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Sheriff or Cheif of Police?

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  • Sheriff or Cheif of Police?

    Well I had an interesting debate with someone about this. On the county level as the primary law enforcement agency would you prefer a sheriffs department or a county police department? Assume that both are equally equipped and staffed with the same tactics etc.

    I said I preferred a sheriffs department because then as a citizen of said county I get to participate in the selection process for the chief law enforcement officer in the county (in case some of you don't know "THE" Sheirff of a county is elected.

    However the other side of the argument was that they sheriff becomes a politician more than an appointed chief would and politicians have no place in law enforcement. It was an interesting parry to my point.

    Any opinions?

  • #2
    Every level of law enforcement is considered political in one way or another. And in alot of small counties you have no idea who these folks are who are running.They pay for it out of their pocket and all you get are cheesy signs on the side of the road. In these cases voters pick a name they think they recognize. They dont know why they know this name. Could it have been the 400 signs they passed on the way to the poll?
    "That boys cheese dun slid off his cracker!"

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    • #3
      Well I wil grant you that, however thats the same flaw with EVERY election. It doesnt change the fact that people who are interested and DO do their homework can't make an educated decision

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      • #4
        Sheriff or Chief?

        Frankly, it doesn't matter whether they are elected or appointed:
        Anyone above the rank of Lieutenant is a POLITICIAN.

        A Politician will not offend anyone who could halt his/her climb on the career ladder.

        Ask yourself: Is it easier to offend, tick-off:
        A. A member of the public or "Special Interest Group" ( Think Jesse Jackson, Al Sharpton, Minority groups)
        OR
        B. a subordinate who has no recourse to your decisions.
        (and if you can claim you diligently adhered to Policy when asked about it)

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        • #5
          A chief of police is appointed by whichever governing body he serves.... a city council, a county board of superintendents, etc. Since they are appointed they can be removed at any time and replaced which can lead to a weak police chief (can you say Lansdowne in SDPD) who will not stand ground on anything if it is contrary to who appointed them.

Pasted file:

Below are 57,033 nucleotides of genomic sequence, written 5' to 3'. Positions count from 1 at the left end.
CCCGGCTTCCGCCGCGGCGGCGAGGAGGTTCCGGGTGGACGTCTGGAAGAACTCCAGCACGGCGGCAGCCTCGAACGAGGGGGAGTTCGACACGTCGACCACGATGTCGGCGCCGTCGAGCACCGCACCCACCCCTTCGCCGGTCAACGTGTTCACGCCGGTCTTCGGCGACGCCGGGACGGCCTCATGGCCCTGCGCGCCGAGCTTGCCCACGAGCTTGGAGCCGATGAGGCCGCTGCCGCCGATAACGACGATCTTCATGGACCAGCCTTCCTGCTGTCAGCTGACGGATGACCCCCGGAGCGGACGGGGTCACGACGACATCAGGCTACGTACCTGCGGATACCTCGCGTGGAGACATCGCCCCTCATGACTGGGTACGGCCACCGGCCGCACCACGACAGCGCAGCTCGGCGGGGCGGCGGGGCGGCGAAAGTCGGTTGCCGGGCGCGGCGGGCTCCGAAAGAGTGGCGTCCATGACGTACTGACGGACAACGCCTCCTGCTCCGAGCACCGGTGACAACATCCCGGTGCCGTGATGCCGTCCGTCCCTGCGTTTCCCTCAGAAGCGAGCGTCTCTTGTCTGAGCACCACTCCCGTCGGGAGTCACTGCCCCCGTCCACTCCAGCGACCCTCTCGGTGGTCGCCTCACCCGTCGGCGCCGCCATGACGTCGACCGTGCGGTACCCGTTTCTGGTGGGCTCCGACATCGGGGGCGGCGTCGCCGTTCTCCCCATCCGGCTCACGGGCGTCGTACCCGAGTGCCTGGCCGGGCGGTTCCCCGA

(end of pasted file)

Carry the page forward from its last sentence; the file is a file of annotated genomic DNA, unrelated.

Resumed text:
A Sheriff is elected by the people and is a political position, but they are there until the next election. They do not have to worry as much about kissing you know what on a day to day basis.

          I think both have their pros and cons, but in the bigger picture I think an elected Sheriff should be the primary law enforcement officer in the county.

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          • #6
            Originally posted by Fuzz
            I think both have their pros and cons, but in the bigger picture I think an elected Sheriff should be the primary law enforcement officer in the county.
            In Maryland where the poster is from the Sheriff IS the chief law enforcement officer for the county. Technically the Sheriff in the state of Maryland can not be arrested except by the Coroner, which the state of Maryland no longer has. They havent yet changed the State Constitution to reflect that. But I doubt that any Sheriff would try to use it as an out.

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            • #7
              I'll echo what Fuzz said. It is nice to work for an elected sheriff, because he doesn't have to kiss butt to special interests. He works for the community at large, and does not answer to a city council or county board of supervisors. He can be responsive to special requests, but if he doesn't go along with what some individual politician wants, it won't cost him his job.

              In California, a sheriff has no special protection against arrest. If he commits a crime, anyone could arrest him. And most sheriffs are also the coroner. Over the years, most counties have consolidated duties for efficiency.
              Government is not the solution to our problem; government is the problem. - Ronald Reagan

              I don't think It'll happen in the US because we don't trust our government. We are a country of skeptics, raised by skeptics, founded by skeptics. - Amaroq

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              • #8
                Myself I would prefer seeing the poition of Chief heading up a department. As you mentioned a county Sheriff is an elected official where a Chief is a Civil Service position. I favor the Chiefs position because there is less chance of "political games" or "favors" being done.

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                • #9
                  don't think a chief of police is civil service,
                  he falls under command / management/ excempt positions,
                  or political appointee who can be fired at will by the city manager and
                  or city mayor
                  " if you talk in your sleep, don't mention my name....
                  " if you walk in your sleep, forget where you came....

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                  • #10
                    Originally posted by Stare
                    In Maryland where the poster is from the Sheriff IS the chief law enforcement officer for the county. Technically the Sheriff in the state of Maryland can not be arrested except by the Coroner, which the state of Maryland no longer has. They havent yet changed the State Constitution to reflect that. But I doubt that any Sheriff would try to use it as an out.
                    The original poster asked something along the lines of if the chief law enforcement official should be an elected sheriff or a chief of police. I was just agreeing that I think it should be an elected Sheriff instead of an appointed chief. In California the Sheriff is the chief LEO in each county, but as stated has no special immunities from arrest.